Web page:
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My grandfather built a house for my grandma. The house is large and tastefully decorated. He wanted the house to be lovely for Her to grow old in because he assumed that She would live longer than he would. The house used to be beautiful and big and full, and now it is cold, enormous and empty because he lives in it all alone.
The house always smelled like fresh bread or muffins and in the morning, you wanted to wake up early to catch the bacon and biscuits. The smell of bacon was an alarm clock unto itself. There was always something in the oven, on the stove, or cooling in the fridge. Fresh lavender and basil from the gardens was hidden in all the rooms that seemed to make the house more like a benevolent deity than a structure of mortar and stone and wood. Now the house smells like cleansing solution and air conditioning. The windows never get opened anymore, and this became clearly evident when grandfather’s burnt eggs splattered against the ceiling. There are no more pleasant or awakening smells.
The gardens around the house provided fresh fruit and vegetables. There were always raspberries to be picked, sweet peas to be shucked, or potatoes to be peeled. In the non-edible gardens different flowers and trees and shrubs were blooming and growing at different seasons. Even in the early spring and late fall, something seemed to be just emerging for you to see. At the end of the growing cycle, the herbs were dried, the flowers were pressed between the pages of a large volume, and the fruit turned into preserves. Now a professional gardener does rounds of watering, picking, and storing. The gardener doesn’t make paprika from dried paprika peppers. He does not leave raspberries for us to pick, or sweet peas for us to shuck.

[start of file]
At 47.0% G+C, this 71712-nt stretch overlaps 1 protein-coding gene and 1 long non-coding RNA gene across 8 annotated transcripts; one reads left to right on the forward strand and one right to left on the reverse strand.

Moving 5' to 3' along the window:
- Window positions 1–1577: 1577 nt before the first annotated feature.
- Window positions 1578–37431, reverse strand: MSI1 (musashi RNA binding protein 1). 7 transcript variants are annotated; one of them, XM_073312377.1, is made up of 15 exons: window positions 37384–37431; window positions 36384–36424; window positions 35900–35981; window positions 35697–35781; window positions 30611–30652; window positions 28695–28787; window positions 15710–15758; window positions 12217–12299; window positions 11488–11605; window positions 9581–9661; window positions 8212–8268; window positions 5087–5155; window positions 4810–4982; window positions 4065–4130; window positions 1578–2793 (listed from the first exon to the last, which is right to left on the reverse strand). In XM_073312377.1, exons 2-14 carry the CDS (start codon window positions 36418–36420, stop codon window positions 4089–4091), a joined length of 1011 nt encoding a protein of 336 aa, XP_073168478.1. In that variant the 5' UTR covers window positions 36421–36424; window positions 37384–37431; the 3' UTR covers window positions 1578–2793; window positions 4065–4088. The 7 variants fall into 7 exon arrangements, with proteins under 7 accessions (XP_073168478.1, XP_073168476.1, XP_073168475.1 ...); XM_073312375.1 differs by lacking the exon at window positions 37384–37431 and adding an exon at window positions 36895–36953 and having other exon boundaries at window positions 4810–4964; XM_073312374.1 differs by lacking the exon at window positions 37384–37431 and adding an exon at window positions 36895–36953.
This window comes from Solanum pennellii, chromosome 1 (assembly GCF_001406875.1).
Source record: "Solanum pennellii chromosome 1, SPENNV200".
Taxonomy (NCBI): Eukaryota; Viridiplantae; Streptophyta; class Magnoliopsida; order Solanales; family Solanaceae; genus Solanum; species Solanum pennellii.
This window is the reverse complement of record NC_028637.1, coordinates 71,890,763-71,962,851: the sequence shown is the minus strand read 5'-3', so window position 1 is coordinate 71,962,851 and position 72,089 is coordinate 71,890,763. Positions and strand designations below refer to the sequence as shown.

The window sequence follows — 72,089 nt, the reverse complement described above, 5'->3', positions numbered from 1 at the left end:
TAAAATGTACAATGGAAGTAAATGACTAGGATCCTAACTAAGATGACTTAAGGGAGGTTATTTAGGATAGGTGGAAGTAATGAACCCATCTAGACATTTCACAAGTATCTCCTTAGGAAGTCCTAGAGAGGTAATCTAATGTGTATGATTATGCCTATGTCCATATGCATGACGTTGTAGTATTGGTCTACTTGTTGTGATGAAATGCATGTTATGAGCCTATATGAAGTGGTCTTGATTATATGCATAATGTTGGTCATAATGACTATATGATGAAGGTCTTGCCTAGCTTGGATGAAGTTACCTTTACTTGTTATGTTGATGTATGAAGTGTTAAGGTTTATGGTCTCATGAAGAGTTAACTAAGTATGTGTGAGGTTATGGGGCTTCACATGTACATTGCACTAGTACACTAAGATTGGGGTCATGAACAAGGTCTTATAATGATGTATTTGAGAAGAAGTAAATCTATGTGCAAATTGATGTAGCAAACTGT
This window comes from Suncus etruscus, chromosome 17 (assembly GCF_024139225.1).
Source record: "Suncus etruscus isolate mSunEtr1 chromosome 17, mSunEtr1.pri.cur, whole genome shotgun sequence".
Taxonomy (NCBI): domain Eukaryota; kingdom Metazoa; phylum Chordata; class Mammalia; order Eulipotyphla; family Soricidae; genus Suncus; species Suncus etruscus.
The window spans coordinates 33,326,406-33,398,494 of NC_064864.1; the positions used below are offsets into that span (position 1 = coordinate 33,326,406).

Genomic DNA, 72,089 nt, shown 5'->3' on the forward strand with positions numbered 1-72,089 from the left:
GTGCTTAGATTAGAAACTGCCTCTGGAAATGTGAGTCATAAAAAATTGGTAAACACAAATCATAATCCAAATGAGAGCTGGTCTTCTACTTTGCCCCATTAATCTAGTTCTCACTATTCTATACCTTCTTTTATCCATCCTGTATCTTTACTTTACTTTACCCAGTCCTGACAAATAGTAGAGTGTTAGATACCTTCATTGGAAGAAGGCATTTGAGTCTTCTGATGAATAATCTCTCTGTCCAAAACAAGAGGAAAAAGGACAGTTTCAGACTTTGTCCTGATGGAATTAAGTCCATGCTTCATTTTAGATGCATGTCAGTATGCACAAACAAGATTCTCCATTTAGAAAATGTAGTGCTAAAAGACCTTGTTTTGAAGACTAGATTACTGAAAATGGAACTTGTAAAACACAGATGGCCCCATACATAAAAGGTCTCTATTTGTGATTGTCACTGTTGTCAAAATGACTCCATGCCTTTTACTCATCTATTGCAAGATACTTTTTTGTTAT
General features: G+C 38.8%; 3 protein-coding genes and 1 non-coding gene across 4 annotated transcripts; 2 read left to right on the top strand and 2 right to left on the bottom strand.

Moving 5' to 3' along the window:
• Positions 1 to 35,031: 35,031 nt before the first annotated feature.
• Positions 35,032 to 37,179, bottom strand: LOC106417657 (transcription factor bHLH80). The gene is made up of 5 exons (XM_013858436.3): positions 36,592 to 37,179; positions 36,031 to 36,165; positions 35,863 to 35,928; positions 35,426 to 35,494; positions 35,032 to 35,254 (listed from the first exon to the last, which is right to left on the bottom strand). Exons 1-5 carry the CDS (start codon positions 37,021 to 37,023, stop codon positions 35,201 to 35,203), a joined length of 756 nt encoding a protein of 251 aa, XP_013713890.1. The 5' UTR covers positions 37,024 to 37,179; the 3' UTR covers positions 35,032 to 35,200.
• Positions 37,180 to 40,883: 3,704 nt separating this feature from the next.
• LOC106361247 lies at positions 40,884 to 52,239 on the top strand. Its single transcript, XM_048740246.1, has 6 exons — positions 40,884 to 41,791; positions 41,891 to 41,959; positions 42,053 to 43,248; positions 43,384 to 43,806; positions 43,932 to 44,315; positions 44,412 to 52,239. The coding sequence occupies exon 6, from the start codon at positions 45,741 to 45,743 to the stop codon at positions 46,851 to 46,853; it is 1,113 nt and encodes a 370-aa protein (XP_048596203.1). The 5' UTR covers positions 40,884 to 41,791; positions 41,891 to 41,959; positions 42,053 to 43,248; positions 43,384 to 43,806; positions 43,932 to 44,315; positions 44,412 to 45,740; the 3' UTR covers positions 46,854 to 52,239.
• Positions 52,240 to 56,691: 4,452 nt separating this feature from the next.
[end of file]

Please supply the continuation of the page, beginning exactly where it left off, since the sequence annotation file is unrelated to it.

The house used to be filled with the sound of cooking shows, or Her voice gibbering in Hungarian. She would speak to the dogs and squirrels outside, and often to the plants in her greenhouse, or on the window ledge of the kitchen. Now all that you can hear in the house are echoes- of footsteps and doors closing and car alarms beeping and Pavarotti’s pretentious tenor blasting at full volume. You cannot hear your own thoughts, and neither can the plants, because a large Italian bellows about lost love.
The house if for sale now, and I hope that whoever moves in can make bacon and bread. I hope they know how to dry herbs to make spices. I hope they know what flowers bloom in what season and I hope they know that wide-open windows make the best air conditioning. I hope the house once again becomes a benevolent deity that welcomes and warms another little girl.